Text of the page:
Bonnaroo 2010: The People You Meet Around the A/C

Music  |  Features
Bonnaroo 2010: The People You Meet Around the A/C
I had just finished watching Tenacious D shred faces off and rip bellies open with their ever-pleasing comedy rock routine (complete with the living, breathing, round-house kicking "Metal," an alloy demon caricature of Jack and Kyle's favorite genre of rock to mock) and was looking for a little love from an air conditioner, or a fan, or even just a slight breeze. I remembered that the Guest Tent had A/C, so I headed that direction.

Almost immediately upon arriving, I scoped out the hamster tube vent from whence the glorious coolness flowed. Sadly, no seats were open anywhere near it, so I had to stand awkwardly close to a couple of guys lounging in the area.

One of them offered me a swig of his gin & tonic. The other was Bobby Bare, Jr.

In case you're unfamiliar, Bare is the son of famed country artist Bobby Bare, Sr. He's also a musician in his own right, and more recently, producer of Twistable, Turnable Man, a tribute to Shel Silverstein music featuring tracks by My Morning Jacket, The Pixies, and Lucinda Williams to name a few.

I thought I'd take the opportunity to ask him a couple of questions, and since his options at that point were talking to me in the A/C or ignoring me in the sweltering, breathtaking, back-breaking heat... he happily obliged my request.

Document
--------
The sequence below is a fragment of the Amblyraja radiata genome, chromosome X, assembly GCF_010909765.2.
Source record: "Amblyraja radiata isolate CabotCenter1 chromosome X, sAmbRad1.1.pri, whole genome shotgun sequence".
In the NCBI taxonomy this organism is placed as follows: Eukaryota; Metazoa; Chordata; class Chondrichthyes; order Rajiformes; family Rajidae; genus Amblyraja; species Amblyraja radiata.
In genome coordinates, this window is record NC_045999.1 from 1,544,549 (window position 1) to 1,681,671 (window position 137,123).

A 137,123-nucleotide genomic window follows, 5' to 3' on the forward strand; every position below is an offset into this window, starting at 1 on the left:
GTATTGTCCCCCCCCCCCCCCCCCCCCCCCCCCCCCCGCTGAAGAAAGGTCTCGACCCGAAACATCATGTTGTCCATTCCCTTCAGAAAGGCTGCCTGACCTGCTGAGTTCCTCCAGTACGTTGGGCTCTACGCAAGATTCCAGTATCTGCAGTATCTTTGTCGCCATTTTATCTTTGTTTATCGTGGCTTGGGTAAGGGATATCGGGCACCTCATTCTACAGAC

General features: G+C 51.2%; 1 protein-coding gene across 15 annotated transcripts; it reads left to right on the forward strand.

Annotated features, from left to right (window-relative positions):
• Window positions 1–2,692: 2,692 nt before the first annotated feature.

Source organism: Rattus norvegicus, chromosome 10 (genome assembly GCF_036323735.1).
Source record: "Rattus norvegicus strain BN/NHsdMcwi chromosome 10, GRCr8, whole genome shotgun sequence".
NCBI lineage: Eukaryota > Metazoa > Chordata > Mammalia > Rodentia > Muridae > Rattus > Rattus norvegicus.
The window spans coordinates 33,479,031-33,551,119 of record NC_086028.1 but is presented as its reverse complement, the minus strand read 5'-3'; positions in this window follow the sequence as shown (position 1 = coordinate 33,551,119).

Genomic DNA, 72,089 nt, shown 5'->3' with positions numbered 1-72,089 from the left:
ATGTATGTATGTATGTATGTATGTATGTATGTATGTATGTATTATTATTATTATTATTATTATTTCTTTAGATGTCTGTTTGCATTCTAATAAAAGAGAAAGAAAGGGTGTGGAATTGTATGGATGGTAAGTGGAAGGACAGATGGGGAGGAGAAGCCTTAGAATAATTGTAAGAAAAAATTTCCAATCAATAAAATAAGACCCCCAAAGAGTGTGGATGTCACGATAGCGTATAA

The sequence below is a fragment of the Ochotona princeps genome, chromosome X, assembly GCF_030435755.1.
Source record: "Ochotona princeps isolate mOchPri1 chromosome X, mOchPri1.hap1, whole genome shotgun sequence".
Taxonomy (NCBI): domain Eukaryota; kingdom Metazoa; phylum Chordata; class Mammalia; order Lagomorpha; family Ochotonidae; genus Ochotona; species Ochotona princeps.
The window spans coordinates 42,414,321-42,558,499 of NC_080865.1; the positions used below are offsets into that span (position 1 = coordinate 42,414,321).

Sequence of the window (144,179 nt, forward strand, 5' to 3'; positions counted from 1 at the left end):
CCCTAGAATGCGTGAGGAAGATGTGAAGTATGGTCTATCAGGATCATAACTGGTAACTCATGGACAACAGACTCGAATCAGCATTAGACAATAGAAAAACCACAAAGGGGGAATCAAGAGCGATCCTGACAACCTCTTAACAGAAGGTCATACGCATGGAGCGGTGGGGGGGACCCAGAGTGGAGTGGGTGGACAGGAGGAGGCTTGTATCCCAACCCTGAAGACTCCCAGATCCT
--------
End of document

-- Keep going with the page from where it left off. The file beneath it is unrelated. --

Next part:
As it turns out, Bare Sr. was the longtime producer and best friend of Mr. Silverstein, so Bare Jr. pretty much grew up with the man behind some of the most classic stories and iconic songs of his era. 

"Somebody had to do a Shel Silverstein record, and if somebody was going to do it, it was going to be me and dad," he said.

I asked if, given his personal experiences with Shel, he thought Twistable captured the writer's true character.

"Nailed it," he said.

And just what was that character, I asked? Turns out, it was twisted, indeed. 

"He worked for Playboy," Bare Jr. said with a smile on his face.

Hold the phone. The guy who wrote the first poem I ever memorized (Sick) was employed by the Hef? Yep, Bare Jr. confirmed... but only for the articles.

I've heard that before.

"It would be like 'Shel Silverstein and the Swingin' London Scene,'" Bare Jr. explained, "and its him dancing with Twiggy or him at a body painting party. And while he's doing that, he's writing 'Boy Named Sue' for Johnny Cash, and the world's greatest children's books."

So, Silverstein was no one-trick pony. He was multi-dimensional and apparently difficult to categorize. It's fitting, then, that Twistable, Turnable Man is the same way, showcasing the musical talents of artists from all sorts of musical genres, artists with depth and scope.

Artists who, come to think of it, are at Bonnaroo this weekend (John Prine, Kris Kristofferson, Dr. Dog, and of course, Bobby Bare Jr.). I ask Bare if he considered pitching a Twistable set to the festival's produceroos. I get a "don't even go there" look at first, then a detailed description of the set he had in mind (which involved a poetry reading courtesy of DMB), and how Bonnaroo passed on it, a couple of times. And then he says, with a finger pointed in the direction of, presumably, the realm of Bonnaroo masterminds:

"Write something about how obscene it is that Bonnaroo didn't have a Shel Silverstein show."

Well here ya go, Mr. Bare.

Congrats on the album. And I'd encourage you to pitch Bonnaroo on the Silverstein idea again next year. That's a show I'd surely like to see.

And thank you, thank you, 1000 times thank you for letting me share your little slice of A/C heaven. 

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